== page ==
You may think two of Hitch’s intriguing films, at the least, were of the who done it school:  Psycho actually revealed who the killer was, but not in the way you expected it to be in the final reel. Stage Fright was one of Hitch’s least favorite films and he filmed it because he was told it was a Christie story, but turned out to be one of his weakest entries.

In Shadow of a Doubt in 1943, Hitchcock had two minor characters discuss how to murder each other—and referred to Hercule Poirot, the Belgian detective of Christie, in less than flattering terms.

It’s almost tragic that Hitchcock did not direct Witness for the Prosecution or Murder on the Orient Express to see how he might have handled the material. Both films are brilliant stories and wonderful films, but the echoes of Hitch are omnipresent.

So, we were left without any collaboration between the two greats of 20th century murder mystery. It’s not much of a mystery, but it is a tale of audience misfortune.

Biggest Emmy Losers: Despite Quality

DATELINE: Overblow Self-Congratulatory Emmy Awards

domestic life with Joan  westworld

How much we are out of touch with the modern Emmy voter!

The best miniseries this past year, in our humble estimation, were nominated for numerous awards.  However, they came away with next to nothing.

What happened?

We loved Westworld and Feud: Bette & Joan.  How could they do so badly in terms of winning awards?

Jonathan Nolan and Ryan Murphy went out of their way to create extraordinary worlds, with detail and sets that transported the characters and storylines to places both familiar and peculiar.

Westworld takes place in some distant, odd future where automatons are coming to have consciousness and will shed their bonds of slavery. Feud takes place in some distant past where the Golden Age of Hollywood is fading faster than old stars themselves.

Somewhere along the road to hell of good intentions, we found both series veering off into a ditch with the more unwashed members of the viewing public.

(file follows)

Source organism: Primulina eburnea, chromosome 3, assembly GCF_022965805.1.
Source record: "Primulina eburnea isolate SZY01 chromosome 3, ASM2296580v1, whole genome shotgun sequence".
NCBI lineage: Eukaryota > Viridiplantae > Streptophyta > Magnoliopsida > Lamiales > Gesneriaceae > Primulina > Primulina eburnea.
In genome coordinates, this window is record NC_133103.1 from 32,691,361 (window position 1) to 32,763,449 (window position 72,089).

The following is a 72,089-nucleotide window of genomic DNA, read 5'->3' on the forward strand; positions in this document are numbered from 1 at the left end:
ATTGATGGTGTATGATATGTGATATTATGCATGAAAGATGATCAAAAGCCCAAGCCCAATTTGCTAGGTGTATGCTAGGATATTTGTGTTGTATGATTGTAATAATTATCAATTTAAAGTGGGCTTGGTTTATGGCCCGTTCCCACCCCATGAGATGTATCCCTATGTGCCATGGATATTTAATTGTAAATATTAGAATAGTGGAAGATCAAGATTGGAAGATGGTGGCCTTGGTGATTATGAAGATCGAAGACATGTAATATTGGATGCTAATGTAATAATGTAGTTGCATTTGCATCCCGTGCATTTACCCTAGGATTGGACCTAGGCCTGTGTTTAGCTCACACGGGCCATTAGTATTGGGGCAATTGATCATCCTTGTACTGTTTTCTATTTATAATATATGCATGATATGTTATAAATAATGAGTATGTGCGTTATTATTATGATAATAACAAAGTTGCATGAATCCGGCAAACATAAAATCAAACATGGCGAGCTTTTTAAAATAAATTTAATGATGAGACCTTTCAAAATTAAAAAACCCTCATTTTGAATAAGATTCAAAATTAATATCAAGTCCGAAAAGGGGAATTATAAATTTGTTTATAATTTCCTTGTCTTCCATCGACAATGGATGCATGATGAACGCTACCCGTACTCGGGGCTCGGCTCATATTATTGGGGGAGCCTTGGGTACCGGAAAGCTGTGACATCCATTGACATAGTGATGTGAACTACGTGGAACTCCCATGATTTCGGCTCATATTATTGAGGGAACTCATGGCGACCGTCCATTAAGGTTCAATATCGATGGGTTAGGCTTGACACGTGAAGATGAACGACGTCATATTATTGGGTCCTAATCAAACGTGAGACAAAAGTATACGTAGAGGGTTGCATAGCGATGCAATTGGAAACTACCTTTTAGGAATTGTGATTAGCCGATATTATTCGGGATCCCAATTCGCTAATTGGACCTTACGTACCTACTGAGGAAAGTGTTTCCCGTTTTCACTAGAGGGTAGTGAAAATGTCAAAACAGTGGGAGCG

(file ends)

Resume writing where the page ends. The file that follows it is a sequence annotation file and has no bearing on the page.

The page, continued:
Clever doesn’t sell, and history’s lessons are lost on the 21st century cable viewers.

You might find a few root causes for trouble:  Murphy depicted great stars like Bette Davis and Joan Crawford as divas who became their own best performances. Nolan depicted robots, but we couldn’t tell them apart from real people. Susan Sarandon and Jessica Lange gave the performances of their lives, to no avail.

It didn’t help that Olivia De Havilland took umbrage with the way she was portrayed by Catherine Zeta-Jones.

All those women stars were passed over worse than Bette Davis by the studio system and archrival Crawford by the Oscars. It’s said that Mamacita Feud actress Jackie Hoffman pulled a Crawford and begged to accept Best Supporting Actress for anyone who couldn’t be present for the award, if she didn’t win.

Alas, winner Laura Dern was there: and Hoffman’s nasty wit overwhelmed her sense of good taste, worse than Groucho at his worst. She sore loser better than Joan.

Evan Rachel Wood and Thandie Newton might be the Davis-Crawford level stars in Westworld, though they did not actively compete against each other. They likely cancelled out the other in votes.

You had too much classical music in Westworld to suit the rocks-off bourgeoisie taste of TV audiences. Debussy’s ‘Reverie’ echoed through half the episodes, and audiences had no idea what it was or if they could tolerate it.

Perhaps these two series were not politically correct enough to suit the anti-Trump fervor in Hollywood. After all, the main antagonist of Westworld was a Trump-style billionaire with arrogant pretensions, played by Anthony Hopkins.